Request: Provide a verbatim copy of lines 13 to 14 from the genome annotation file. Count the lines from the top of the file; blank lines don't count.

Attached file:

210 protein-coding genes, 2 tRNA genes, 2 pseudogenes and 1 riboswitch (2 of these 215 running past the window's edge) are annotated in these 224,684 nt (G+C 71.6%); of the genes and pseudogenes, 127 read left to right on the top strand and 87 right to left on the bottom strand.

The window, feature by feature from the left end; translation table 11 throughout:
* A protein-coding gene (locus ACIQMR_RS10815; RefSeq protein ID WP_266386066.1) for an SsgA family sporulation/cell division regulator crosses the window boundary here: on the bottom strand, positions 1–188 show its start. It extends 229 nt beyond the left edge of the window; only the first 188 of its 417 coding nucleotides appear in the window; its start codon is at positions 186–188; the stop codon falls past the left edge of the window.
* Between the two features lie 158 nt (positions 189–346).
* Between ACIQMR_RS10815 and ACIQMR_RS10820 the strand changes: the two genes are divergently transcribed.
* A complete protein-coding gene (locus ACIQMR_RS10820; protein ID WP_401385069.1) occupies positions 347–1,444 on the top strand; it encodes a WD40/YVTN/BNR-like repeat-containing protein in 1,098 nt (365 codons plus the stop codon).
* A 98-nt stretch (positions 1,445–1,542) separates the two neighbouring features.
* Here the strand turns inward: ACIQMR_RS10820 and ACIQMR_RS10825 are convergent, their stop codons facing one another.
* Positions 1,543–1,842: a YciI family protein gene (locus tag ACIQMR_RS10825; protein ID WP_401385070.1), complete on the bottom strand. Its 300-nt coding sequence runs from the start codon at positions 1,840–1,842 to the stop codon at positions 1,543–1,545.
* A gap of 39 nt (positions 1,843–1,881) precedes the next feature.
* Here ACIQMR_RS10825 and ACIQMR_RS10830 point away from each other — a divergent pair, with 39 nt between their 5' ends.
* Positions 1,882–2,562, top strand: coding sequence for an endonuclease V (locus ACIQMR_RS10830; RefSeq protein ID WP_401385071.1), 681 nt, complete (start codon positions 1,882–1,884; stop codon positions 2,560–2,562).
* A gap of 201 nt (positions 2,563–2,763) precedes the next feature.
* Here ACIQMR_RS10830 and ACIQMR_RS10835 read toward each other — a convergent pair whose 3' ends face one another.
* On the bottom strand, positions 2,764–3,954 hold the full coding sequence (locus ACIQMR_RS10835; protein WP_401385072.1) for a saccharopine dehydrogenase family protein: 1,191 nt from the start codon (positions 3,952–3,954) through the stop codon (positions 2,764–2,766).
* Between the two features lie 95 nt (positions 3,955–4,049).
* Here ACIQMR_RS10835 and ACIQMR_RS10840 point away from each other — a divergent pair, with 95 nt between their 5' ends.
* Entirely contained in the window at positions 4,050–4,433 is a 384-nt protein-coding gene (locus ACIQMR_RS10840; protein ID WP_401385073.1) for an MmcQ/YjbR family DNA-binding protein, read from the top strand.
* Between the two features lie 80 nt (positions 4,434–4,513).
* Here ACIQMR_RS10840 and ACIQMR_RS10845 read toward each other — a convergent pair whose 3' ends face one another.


* A gap of 201 nt (positions 2,563–2,763) precedes the next feature.
* Here ACIQMR_RS10830 and ACIQMR_RS10835 read toward each other — a convergent pair whose 3' ends face one another.